(This is a feeble translation of a story by Munshi Premchand. The objective is merely to exhort readers to read the original, or a better translation. This is a humorous story about five friends who set out to sell a play to a theatre group. As is usual in any business transaction, the friends try to convince the owner that their product is the best; they exaggerate and use clever strategy to impress the owner but the latter turns out to be a tad cleverer than them)

Mr Guruprasad is a jolly person, full of life. He loves music; enjoys eating and feeding; and likes theatre and excursions. But, he does not enjoy earning a sufficient enough livelihood to indulge in these pleasures. That is not to say he is dependent on anybody; no, he is righteous like any other person and is truly righteous. Guruprasad just cannot make himself stick to one work for long. He longs to launch some enterprise that will make him rich instantly; an enterprise that will rid him of all the cares in life. Ah! What joy it would be to enjoy the pleasures of life with the half-yearly interest from banks on his deposits!

Someone suggested he launch a theatre company. Guruprasad liked the suggestion. He wrote to friends informing he was launching a dramatic company, and requested them to write plays for him. The company's prospectus was prepared, and for a few months thereafter it became the talk of the town; a number of rich and influential people pledged to buy shares. However, no shares were sold and nor did the company ever come to be established.

But during this period of excitement, Guruprasad wrote a play. The big question that troubled Guruprasad was: To which dramatic company should the play be entrusted? He knew that all theatre company owners were shrewd. Besides, every group employed its own playwright; and no playwright would ever tolerate the intrusion into his territory of an outsider. The group's playwright was sure to uncover a hundred faults in the play so that it got rejected by the owner! It was decided to impress the owners personally such that the playwrights would have no say in the matter.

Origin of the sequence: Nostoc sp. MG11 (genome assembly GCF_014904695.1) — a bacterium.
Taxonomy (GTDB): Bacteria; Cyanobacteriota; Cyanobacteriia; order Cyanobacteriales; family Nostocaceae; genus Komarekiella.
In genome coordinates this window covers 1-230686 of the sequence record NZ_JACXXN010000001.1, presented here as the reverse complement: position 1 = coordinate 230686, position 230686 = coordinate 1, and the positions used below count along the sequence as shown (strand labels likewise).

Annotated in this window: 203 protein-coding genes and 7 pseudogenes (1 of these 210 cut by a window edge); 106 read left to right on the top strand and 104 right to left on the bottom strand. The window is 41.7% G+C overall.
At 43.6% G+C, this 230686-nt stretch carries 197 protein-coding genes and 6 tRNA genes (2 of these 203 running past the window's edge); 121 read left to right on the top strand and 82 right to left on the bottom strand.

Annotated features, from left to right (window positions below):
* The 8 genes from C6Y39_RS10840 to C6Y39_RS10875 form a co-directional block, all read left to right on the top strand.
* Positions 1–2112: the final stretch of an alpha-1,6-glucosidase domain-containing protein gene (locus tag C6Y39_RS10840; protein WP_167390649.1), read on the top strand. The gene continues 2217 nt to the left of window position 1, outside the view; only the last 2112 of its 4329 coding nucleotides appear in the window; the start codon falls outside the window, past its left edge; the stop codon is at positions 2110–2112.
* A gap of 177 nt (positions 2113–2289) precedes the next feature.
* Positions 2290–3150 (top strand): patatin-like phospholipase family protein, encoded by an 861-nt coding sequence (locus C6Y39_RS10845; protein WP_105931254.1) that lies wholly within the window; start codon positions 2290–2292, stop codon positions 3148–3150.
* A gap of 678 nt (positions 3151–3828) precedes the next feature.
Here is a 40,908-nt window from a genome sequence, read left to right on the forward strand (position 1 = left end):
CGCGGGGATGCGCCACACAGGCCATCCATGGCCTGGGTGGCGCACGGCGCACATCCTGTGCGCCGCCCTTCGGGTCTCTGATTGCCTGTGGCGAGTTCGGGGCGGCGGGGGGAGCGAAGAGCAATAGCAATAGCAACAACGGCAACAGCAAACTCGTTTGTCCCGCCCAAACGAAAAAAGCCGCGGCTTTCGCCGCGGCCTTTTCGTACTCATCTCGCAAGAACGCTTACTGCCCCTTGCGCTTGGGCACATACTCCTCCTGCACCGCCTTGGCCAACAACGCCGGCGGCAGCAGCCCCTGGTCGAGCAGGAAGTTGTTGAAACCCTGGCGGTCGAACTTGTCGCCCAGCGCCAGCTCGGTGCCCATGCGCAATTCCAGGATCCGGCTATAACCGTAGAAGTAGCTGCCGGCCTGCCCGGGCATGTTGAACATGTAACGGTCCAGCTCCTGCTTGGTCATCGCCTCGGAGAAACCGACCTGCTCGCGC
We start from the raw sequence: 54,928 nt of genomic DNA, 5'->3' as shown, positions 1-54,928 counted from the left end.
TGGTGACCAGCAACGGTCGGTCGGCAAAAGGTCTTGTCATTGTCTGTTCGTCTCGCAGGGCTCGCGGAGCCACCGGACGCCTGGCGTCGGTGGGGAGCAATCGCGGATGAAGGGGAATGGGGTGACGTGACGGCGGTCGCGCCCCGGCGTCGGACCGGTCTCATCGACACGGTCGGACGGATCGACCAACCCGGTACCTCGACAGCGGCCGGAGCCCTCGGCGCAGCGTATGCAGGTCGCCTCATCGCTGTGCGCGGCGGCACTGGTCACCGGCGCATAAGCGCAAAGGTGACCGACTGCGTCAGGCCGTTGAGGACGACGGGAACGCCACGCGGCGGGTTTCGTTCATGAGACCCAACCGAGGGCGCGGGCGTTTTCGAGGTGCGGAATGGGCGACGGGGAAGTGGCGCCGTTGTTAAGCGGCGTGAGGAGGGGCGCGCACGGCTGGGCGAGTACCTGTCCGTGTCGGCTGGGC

A five-member committee was constituted, and a plan of action formulated. Next day, the other four members arrived early to accompany Guruprasad on his visits to the offices of the theatre groups. Horse carriages arrived; harmonium, tabla, and other musical instruments were loaded into the carriages; and the party set off to stage a demonstration of the play before the owners. Yes, that was the strategy: to hold a demonstration of the play before owners so as to defeat the wicked intentions of the playwrights.

A thought suddenly struck Vinodbihari and he gave it tongue. "I say, horse carriages are old-fashioned; the owner will think we are just ordinary folks. We must not think of saving a few rupees if we wish to make an impression; I think we should hire two cars. It is all about advertising - you spend 99 rupees out of 100 on advertising and the remaining one rupee on the actual product!"

Rasiklal concurred. But he felt that instead of taking the cars on hire they should be borrowed from rich acquaintances. A Morris or the latest model of Austin was more likely to create an impression on the theatre owner than a rented car.

There was plenty of truth in what these gentlemen suggested. The better the attire of a beggar, the more charity he can expect to receive! The gentlemen fell into a discussion as to whose car could and should be borrowed. "Oh, no! Never from him! He only brings ill luck; if you happen to utter his name upon waking up, you can be sure you are in a for a bad day!" "How about Shethji?" "Shethji! His cars are reserved for officers. He doesn't allow even his son to sit in the cars. You want to borrow his car!!" "Let's go to Mr Kapoor, then. He has purchased a new car." "Don't mention his name! He will come up with some excuse or the other: the chauffeur is away; the car needs repairs."

The discussion made Guruprasad restless. "You are raising unnecessary objections! What's wrong in going in a horse carriage?"

"You have lost your wits! It is one thing to write a play and a completely different thing to convince theatre owners to accept it. If you don't take these measures, you will return with your bare face hanging out!" Vinodbihari told him.

"I don't think it is worthwhile to request rich people to lend their cars," Amarnath said. "It would be more effective if we were to walk; everyone, then, would appreciate our commitment. Once there, we can create an impression much deeper than any car can make."

Vinodbihari leaped off the carriage, and the others followed suit. As they walked, they discussed how to start the negotiations; how to impress the dramatist; and how to project the play so that it found favour with the owner.


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